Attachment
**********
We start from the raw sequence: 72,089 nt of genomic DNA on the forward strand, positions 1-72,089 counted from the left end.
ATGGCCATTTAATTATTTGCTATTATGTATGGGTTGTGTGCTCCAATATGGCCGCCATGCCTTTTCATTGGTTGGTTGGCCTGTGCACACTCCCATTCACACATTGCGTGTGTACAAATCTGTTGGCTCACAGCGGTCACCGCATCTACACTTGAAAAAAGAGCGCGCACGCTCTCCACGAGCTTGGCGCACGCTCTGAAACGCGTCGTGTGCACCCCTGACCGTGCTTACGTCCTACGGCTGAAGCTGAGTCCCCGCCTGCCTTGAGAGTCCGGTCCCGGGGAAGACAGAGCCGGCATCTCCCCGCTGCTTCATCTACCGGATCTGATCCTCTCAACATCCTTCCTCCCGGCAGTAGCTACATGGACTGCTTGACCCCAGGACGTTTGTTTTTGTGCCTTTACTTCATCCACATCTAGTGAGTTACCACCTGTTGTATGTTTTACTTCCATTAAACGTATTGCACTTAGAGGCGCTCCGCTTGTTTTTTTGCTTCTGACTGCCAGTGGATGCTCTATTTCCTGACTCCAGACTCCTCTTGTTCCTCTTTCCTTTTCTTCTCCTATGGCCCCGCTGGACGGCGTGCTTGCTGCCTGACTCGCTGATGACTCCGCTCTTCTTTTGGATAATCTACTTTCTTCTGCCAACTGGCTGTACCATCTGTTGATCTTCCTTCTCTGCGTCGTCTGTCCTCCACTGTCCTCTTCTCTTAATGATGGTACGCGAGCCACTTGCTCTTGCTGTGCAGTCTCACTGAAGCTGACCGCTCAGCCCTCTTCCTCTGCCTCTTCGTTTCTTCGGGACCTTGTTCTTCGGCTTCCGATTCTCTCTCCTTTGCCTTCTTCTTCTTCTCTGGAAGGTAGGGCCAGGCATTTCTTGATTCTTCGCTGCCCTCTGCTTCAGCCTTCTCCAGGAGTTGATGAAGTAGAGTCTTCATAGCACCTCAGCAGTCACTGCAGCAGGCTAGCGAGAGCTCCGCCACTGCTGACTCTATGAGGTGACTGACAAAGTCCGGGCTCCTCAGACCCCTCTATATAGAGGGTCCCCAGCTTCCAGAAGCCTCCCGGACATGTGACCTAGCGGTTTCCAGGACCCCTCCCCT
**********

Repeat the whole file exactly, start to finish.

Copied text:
We start from the raw sequence: 72,089 nt of genomic DNA on the forward strand, positions 1-72,089 counted from the left end.
ATGGCCATTTAATTATTTGCTATTATGTATGGGTTGTGTGCTCCAATATGGCCGCCATGCCTTTTCATTGGTTGGTTGGCCTGTGCACACTCCCATTCACACATTGCGTGTGTACAAATCTGTTGGCTCACAGCGGTCACCGCATCTACACTTGAAAAAAGAGCGCGCACGCTCTCCACGAGCTTGGCGCACGCTCTGAAACGCGTCGTGTGCACCCCTGACCGTGCTTACGTCCTACGGCTGAAGCTGAGTCCCCGCCTGCCTTGAGAGTCCGGTCCCGGGGAAGACAGAGCCGGCATCTCCCCGCTGCTTCATCTACCGGATCTGATCCTCTCAACATCCTTCCTCCCGGCAGTAGCTACATGGACTGCTTGACCCCAGGACGTTTGTTTTTGTGCCTTTACTTCATCCACATCTAGTGAGTTACCACCTGTTGTATGTTTTACTTCCATTAAACGTATTGCACTTAGAGGCGCTCCGCTTGTTTTTTTGCTTCTGACTGCCAGTGGATGCTCTATTTCCTGACTCCAGACTCCTCTTGTTCCTCTTTCCTTTTCTTCTCCTATGGCCCCGCTGGACGGCGTGCTTGCTGCCTGACTCGCTGATGACTCCGCTCTTCTTTTGGATAATCTACTTTCTTCTGCCAACTGGCTGTACCATCTGTTGATCTTCCTTCTCTGCGTCGTCTGTCCTCCACTGTCCTCTTCTCTTAATGATGGTACGCGAGCCACTTGCTCTTGCTGTGCAGTCTCACTGAAGCTGACCGCTCAGCCCTCTTCCTCTGCCTCTTCGTTTCTTCGGGACCTTGTTCTTCGGCTTCCGATTCTCTCTCCTTTGCCTTCTTCTTCTTCTCTGGAAGGTAGGGCCAGGCATTTCTTGATTCTTCGCTGCCCTCTGCTTCAGCCTTCTCCAGGAGTTGATGAAGTAGAGTCTTCATAGCACCTCAGCAGTCACTGCAGCAGGCTAGCGAGAGCTCCGCCACTGCTGACTCTATGAGGTGACTGACAAAGTCCGGGCTCCTCAGACCCCTCTATATAGAGGGTCCCCAGCTTCCAGAAGCCTCCCGGACATGTGACCTAGCGGTTTCCAGGACCCCTCCCCT